MEMPHIS, AUG. 10 -- At sunrise Sue Ireland wept, and her friend Cheryl Bott sobbed, as they prepared to place an offering of flowers and letters on Elvis Presley's grave.
"My Dearest Elvis," one message began. "No words can express how much I love you and how very much I miss you ... You have been my inspiration, my comfort and my joy."
Ireland, a short, plump Canadian of 32, cried freely as she worked her way past a rail enclosing the grave site at Presley's Graceland Mansion, hard by his kidney-shaped swimming pool in what he used to call his "Meditation Garden." An eternal fountain of tears, she knelt beside the eternal flame and deposited her gift. Then Bott, 19, repeated the procedure. The two cried some more, hugged each other, and Bott's boyfriend Ken Heintzman snapped a picture.
It was a tableau that will be re-created countless times during Elvis International Tribute Week, marking the 10th anniversary of Presley's death at age 42 on Aug. 16, 1977. Some 50,000 fans from around the world have descended on Memphis to pay homage to the King of Rock 'n' Roll, and to pay millions of dollars to the vicars of tourism, in a nine-day spectacular. It's part wake, part festival and part circus sideshow -- perhaps mostly the latter as the week wears on.
The fans, including delegations from Sweden and Japan and 1,200 loyalists from Great Britain, who seem largely to be women of middle age, come dressed in Elvis T-shirts, festooned with Elvis buttons and bedecked in Elvis jewelry -- notably the TCB insignia with lightning bolt ("Taking Care of Business in a Flash") that Elvis wore in his later years as he became increasingly preoccupied with mysticism and numerology, dependent on prescription drugs and, perhaps because he sensed that the end was near, hellbent on satisfying every appetite and whim at the speed of light.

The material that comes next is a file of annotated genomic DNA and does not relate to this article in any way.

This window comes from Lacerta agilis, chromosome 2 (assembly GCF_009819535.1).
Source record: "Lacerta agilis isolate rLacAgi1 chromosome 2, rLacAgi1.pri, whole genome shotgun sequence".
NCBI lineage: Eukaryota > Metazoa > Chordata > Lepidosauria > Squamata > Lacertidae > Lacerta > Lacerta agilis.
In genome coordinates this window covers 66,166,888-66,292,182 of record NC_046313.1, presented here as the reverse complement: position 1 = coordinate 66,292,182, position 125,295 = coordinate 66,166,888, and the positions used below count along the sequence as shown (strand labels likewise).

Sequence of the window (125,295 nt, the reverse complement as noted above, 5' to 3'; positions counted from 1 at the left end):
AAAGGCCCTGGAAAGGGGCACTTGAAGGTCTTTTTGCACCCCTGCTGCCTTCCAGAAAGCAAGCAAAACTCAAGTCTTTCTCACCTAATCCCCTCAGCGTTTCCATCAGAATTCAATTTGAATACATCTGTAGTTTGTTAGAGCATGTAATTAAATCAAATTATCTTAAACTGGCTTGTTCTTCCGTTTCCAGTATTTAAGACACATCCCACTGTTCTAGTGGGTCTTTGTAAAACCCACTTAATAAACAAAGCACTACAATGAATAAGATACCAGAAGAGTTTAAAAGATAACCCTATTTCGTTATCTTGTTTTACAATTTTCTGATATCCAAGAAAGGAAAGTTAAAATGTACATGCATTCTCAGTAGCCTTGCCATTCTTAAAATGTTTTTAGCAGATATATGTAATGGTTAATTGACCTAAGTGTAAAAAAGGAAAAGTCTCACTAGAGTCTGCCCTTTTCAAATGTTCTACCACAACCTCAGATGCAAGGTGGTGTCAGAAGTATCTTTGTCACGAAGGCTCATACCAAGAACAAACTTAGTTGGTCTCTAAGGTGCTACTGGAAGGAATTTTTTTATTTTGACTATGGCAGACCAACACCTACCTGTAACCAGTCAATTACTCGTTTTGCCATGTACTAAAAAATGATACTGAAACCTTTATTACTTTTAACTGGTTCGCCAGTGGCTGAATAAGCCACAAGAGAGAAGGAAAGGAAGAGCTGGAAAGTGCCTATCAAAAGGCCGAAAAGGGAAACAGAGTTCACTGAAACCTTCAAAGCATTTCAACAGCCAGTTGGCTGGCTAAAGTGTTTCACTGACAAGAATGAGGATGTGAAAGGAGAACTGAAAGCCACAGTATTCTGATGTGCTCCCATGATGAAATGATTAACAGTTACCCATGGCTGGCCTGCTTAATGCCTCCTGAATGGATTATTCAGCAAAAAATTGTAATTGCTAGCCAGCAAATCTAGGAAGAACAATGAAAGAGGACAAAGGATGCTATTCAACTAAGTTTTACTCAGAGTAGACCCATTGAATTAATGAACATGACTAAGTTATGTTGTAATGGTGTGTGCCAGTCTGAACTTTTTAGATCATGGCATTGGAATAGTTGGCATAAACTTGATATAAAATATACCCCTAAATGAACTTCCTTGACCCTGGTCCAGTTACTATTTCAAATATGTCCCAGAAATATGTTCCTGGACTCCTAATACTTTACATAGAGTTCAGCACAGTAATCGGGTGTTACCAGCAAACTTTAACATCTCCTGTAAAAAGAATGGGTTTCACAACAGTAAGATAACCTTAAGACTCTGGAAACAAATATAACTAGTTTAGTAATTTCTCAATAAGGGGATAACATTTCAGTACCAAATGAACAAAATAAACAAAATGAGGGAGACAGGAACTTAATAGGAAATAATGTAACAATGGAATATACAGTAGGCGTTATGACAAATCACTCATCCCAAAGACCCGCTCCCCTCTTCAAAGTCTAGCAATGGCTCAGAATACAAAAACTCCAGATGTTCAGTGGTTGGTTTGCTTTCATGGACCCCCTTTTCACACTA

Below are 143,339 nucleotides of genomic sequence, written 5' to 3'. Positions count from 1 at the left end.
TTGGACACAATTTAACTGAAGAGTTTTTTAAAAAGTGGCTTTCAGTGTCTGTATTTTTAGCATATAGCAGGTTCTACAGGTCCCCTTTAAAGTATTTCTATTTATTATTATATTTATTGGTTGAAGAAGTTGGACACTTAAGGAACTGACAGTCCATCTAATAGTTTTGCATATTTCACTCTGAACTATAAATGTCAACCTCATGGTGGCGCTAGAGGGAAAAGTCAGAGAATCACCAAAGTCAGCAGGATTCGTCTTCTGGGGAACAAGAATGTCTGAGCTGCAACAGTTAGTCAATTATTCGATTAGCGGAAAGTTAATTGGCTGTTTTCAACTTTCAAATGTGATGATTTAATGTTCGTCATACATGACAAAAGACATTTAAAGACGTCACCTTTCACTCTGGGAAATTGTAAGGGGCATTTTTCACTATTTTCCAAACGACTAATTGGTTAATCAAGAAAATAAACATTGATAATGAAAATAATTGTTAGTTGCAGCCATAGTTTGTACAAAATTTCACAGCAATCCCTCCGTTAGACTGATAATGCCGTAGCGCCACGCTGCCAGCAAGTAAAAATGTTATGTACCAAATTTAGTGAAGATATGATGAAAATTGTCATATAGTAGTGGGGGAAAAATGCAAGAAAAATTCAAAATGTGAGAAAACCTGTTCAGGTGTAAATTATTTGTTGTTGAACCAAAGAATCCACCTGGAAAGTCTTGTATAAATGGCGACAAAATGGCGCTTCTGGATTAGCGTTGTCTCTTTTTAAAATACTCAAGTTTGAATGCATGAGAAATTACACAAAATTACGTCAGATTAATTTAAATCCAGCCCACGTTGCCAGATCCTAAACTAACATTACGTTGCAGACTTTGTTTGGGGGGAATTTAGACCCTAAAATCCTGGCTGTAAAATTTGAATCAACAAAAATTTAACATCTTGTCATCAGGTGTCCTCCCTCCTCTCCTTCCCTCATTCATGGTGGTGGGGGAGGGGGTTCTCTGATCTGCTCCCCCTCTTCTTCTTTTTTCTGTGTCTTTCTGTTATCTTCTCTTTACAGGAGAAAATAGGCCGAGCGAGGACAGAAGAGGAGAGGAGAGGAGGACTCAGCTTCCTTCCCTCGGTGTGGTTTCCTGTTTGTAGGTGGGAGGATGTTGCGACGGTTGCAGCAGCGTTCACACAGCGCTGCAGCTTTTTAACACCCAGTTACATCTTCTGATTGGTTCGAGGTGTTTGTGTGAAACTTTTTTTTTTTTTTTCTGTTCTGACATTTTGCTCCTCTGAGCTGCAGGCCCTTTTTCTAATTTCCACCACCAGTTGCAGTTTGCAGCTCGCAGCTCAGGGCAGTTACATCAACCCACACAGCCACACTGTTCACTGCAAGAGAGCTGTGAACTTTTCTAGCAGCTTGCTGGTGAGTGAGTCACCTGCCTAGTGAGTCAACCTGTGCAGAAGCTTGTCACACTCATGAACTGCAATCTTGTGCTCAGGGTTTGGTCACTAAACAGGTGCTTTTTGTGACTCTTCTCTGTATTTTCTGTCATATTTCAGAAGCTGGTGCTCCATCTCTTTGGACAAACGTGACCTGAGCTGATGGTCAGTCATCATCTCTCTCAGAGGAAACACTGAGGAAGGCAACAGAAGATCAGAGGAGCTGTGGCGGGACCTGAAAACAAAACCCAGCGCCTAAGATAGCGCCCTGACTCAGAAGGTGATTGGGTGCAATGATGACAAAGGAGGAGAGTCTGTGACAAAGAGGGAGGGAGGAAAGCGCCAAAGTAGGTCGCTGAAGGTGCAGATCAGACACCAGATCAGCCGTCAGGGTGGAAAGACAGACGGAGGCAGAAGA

He exploded onto the world in 1956, a burst of energy at once wholesome and dangerously erotic. He fizzled out 21 years later, an overweight Las Vegas act with aspirations to stolid respectability, corresponding with Richard Nixon and J. Edgar Hoover. But he died suddenly in his bathroom -- "good career move," said a Hollywood wag -- and now he lives forever as an American folk hero nonpareil. The faithful will be visiting his Memphis haunts, such as the recording studio where he became a first-degree phenomenon and the karate studio where he became an eighth-degree black belt; buying and selling his records and relics; singing and dancing to his rock 'n' roll; and reliving the sweet sorrow of his rise and fall.
The festivities feature talent and trivia contests, tours of his high school alma mater and his birthplace in Tupelo, Miss., a laser show titled "Elvis Legacy in Light," personal reminiscences of the folks who knew him when, open-air rallies to glorify his name, an "Elvis Window Decorating Contest," a nostalgia concert presenting his preeminent backup band the Jordanaires, the "Fifth Annual Elvis Presley International 5K Run" and an "Elvis Presley Memorial Karate Tournament," and the inevitable appearances of Elvis impersonators.
The week will culminate with a memorial service Saturday at Memphis State University -- hosted by local disc jockey George Klein, one of many who claim the honorific "Elvis' Best Friend" -- and an all-night vigil on the Graceland grounds, with a candlelit procession to Elvis' grave.
It is this spot, with its burgeoning profusion of memorial wreaths -- enough expected by week's end to fill the racquetball court where Elvis played his last -- that is the focus of everyone's attention. Here he lies, beside his devoted father Vernon, his adoring mother Gladys and his doting grandmother Minnie Mae. "He had a God-given talent that he shared with the world," reads the bronzed inscription on his cool marble slab, "and without a doubt, he became most widely acclaimed, capturing the hearts of young and old alike ... He became a living legend in his own time, earning the respect and love of millions."
"When he died," said June Poalillo, fortyish, of Pembroke Pines, Fla., who has been visiting the grave daily to leave a single red rose, "that was the most disastrous thing that ever happened in my life, or will ever happen in my life again. The worst thing. I have come to terms with my father's death. I will never come to terms with Elvis' death."
"Elvis," said Sandy Poalillo, along for her mother's sixth pilgrimage to Memphis, "represented the ultimate good in human beings."